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With fewer people on the roads during the coronavirus outbreak due to social distancing guidelines and high unemployment rates, many auto insurers are giving back premiums as a result.
While your car insurance rate may not be a top priority in the middle of a pandemic, it never hurts to know what options are available and how you can save money during financially tight times.
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Below, you’ll find a summary of which companies are offering coronavirus refunds, discounts or credits and the details of those offers.
Coronavirus rebates by auto insurer
21st Century customers with an active policy on April 1 received a 25% refund for the months of March and April. In addition, customers with an active policy on May 1 received a 15% refund for May. The company said they planned to send all refunds as a check at the end of May or early June.
Allstate says its auto insurance customers will get, on average, 15% back based on April, May and June monthly premiums. Money will be returned using the existing method of payment (credit card, check, etc.). The company says people using the Allstate app can get faster payments. Allstate is also extending coverage to consumers who use their personal vehicles for commercial purposes while there is an emergency order in their state.
American Family gave its car insurance customers $50 per vehicle if they had a policy in place on March 11, 2020, the day the World Health Organization declared the pandemic. Refunds were issued by paper check.
In addition, anyone who has or purchases a policy from July 1 through Dec. 31 will automatically receive a 10% credit during the months they have coverage. If you have already paid your premium in full, you will receive a refund check.
Auto-Owners’ customers received a 15% refund for April and May payments, with most refunds issued by May depending on your state. Rebates were automatically applied, with any remaining balance returned via check or automatic payment method.
CSAA (a regional AAA insurer)
CSAA gave customers a 20% refund on two months’ worth of premiums. Customers who had an active policy on April 30 should have received payment by mid-June. An additional 10% refund will be issued for customers with an active policy on June 30, with refunds being sent out in mid-July. Those payments will be credits for customers with a bill. Customers whose policies are paid up will get a refund to the account they used to pay their bill. CSAA is also extending coverage for customers using their cars to deliver food or medicine through June 30.
Erie Insurance is making adjustments to drivers’ rates. The company also issued refunds to customers who had policies in place on April 1. The refunds equaled about 30% of customers’ premiums for two months, according to Erie. Checks were issued in mid-May, and customers didn't need to do anything to receive the payment.
Farmers refunded 25% of private auto premiums for April and 15% of premiums for May for all customers, except for New York drivers. Instead, New Yorkers received one 40% credit based on full-term auto premiums as of May 7. Customers received credits on their next bill, and those who already paid their policies in full received a refund. There was no action required to receive the credit or the refund, and Farmers says it will continue to monitor the situation to see if more action is needed.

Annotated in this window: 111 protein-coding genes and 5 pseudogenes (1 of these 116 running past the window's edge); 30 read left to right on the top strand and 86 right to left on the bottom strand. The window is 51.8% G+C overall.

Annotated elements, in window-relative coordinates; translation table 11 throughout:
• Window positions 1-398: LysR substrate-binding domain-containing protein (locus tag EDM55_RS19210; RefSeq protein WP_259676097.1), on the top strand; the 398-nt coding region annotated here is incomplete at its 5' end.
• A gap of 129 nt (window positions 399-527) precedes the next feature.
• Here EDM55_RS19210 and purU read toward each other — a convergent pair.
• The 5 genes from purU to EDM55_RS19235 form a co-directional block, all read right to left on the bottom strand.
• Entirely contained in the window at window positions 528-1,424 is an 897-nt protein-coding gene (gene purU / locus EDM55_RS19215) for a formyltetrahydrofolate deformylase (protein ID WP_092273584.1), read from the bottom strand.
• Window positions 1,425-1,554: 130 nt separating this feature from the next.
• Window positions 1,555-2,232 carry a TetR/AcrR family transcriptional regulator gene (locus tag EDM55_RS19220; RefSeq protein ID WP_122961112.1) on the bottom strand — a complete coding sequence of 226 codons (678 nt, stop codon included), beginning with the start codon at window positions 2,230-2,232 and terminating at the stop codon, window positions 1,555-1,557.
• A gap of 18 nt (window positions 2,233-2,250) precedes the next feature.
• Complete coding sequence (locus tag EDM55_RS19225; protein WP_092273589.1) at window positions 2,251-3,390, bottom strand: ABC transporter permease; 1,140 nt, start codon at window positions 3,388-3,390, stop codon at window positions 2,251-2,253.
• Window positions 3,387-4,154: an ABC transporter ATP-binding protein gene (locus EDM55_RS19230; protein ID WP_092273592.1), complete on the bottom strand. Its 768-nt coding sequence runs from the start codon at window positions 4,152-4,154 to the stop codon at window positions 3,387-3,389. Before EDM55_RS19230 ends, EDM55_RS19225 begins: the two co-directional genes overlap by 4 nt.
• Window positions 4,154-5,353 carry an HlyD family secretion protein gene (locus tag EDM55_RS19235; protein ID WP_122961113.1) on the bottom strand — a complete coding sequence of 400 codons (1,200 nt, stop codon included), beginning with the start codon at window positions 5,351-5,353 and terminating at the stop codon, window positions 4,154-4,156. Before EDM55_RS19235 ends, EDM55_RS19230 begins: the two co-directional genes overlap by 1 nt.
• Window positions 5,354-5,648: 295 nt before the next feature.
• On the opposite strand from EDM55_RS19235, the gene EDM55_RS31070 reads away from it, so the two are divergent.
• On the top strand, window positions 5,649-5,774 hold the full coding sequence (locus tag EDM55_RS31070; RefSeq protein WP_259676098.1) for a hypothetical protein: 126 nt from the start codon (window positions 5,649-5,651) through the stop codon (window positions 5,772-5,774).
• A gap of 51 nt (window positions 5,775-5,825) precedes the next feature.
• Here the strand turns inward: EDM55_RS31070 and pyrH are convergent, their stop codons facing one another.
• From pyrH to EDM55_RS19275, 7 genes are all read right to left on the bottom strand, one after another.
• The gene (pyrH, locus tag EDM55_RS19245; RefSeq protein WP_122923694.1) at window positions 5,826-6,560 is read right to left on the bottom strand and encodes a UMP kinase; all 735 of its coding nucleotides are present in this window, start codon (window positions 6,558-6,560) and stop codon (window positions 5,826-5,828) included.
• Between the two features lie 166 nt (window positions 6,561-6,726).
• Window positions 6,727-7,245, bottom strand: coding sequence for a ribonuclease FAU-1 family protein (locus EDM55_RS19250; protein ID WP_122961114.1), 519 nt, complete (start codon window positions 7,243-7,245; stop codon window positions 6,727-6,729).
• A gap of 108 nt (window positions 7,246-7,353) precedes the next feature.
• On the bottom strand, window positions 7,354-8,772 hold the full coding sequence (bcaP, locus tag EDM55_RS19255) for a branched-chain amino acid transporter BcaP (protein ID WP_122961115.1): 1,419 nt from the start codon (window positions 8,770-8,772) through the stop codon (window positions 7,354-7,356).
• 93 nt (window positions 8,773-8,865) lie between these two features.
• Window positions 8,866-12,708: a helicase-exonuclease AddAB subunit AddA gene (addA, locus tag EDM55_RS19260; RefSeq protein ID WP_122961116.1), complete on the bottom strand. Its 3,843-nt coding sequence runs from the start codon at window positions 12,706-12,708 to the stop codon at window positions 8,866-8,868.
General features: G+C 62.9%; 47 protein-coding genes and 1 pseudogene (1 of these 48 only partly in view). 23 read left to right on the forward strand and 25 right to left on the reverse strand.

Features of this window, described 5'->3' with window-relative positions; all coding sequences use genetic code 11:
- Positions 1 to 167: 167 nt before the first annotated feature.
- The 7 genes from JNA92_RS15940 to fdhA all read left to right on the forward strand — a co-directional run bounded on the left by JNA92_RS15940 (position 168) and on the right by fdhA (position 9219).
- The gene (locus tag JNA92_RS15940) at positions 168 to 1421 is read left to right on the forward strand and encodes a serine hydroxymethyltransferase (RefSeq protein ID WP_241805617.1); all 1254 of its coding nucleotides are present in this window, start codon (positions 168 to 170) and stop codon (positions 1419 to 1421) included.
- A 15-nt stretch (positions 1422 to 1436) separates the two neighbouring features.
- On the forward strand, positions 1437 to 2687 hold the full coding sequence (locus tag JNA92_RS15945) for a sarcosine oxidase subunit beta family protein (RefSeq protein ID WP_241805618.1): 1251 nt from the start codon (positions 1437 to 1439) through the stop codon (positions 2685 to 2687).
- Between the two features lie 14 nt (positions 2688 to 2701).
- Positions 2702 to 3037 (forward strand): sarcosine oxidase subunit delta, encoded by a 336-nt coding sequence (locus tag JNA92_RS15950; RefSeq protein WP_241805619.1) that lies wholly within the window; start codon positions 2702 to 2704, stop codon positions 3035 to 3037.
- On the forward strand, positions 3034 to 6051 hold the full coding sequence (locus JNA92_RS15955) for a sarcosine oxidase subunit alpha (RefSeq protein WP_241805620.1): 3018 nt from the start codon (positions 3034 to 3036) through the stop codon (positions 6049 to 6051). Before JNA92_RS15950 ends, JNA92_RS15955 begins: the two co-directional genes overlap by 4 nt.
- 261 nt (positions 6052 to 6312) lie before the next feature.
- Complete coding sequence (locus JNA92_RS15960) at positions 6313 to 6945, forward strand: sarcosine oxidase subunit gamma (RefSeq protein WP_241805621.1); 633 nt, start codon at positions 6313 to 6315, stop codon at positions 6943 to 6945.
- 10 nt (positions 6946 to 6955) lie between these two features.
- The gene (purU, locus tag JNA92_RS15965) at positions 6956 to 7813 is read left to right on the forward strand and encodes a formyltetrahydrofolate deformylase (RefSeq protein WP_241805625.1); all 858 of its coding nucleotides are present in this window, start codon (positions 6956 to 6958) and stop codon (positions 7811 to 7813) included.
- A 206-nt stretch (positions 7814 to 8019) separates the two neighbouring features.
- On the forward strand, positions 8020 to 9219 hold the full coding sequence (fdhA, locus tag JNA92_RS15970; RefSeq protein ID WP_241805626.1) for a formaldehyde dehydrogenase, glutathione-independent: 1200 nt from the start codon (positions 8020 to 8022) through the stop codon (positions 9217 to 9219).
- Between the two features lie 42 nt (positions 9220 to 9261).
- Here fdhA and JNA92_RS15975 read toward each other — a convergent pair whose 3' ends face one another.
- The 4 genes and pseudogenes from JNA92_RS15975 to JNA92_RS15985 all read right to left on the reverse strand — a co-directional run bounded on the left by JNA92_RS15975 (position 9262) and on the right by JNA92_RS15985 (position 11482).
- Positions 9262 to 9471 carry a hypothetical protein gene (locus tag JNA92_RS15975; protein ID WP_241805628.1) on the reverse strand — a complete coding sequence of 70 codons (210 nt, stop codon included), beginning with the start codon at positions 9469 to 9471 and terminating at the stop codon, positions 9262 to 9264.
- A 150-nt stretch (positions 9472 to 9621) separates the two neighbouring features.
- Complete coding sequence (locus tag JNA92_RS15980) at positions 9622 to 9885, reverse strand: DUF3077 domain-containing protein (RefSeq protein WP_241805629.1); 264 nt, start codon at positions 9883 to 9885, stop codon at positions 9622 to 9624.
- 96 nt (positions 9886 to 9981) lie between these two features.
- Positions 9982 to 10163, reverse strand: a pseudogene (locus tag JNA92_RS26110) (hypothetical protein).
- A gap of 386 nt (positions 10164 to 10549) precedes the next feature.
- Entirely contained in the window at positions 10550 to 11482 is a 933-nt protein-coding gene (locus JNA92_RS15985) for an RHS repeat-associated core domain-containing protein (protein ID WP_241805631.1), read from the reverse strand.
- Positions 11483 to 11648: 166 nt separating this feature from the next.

Geico is giving renewing auto and motorcycle customers a 15% discount on their entire policy (typically 6 or 12 months) when they renew between April 8 and Oct. 7. This discount will also apply to new customers joining Geico. You don’t need to do anything special to take advantage of the discount except renew your policy.
The Hartford gave a discount to all its customers who had an auto insurance policy in place on April 1. Those customers received a 15% credit toward their April and May payments. The credit was automatically applied, and customers did’t need to do anything to access it.
Kemper offered a 15% credit toward April and May payments for customers with car insurance policies in effect on the last days of those months. The credit was applied to the next month’s bill. Customers who have already paid up received a refund. No action was required to claim the credit or refund.
Liberty Mutual and Safeco
Liberty Mutual and its subsidiary, Safeco, issued 15% refunds on two months’ worth of payments to car insurance customers with policies active on April 7. The refund will either be a check or a deposit to the account you made the payment from. There is no action required to get your check. Refunds were issued for most states by May 20. New York and Michigan customers should receive their refunds by the end of June. Liberty Mutual also extended coverage of personal vehicles for customers who use them for commercial purposes related to the COVID-19 outbreak (delivering medicine, food, medical supplies, etc.).
Mercury refunded 15% of two months’ worth of payments to its auto insurance customers. Those payments were returned to the accounts they came from, and no action was required.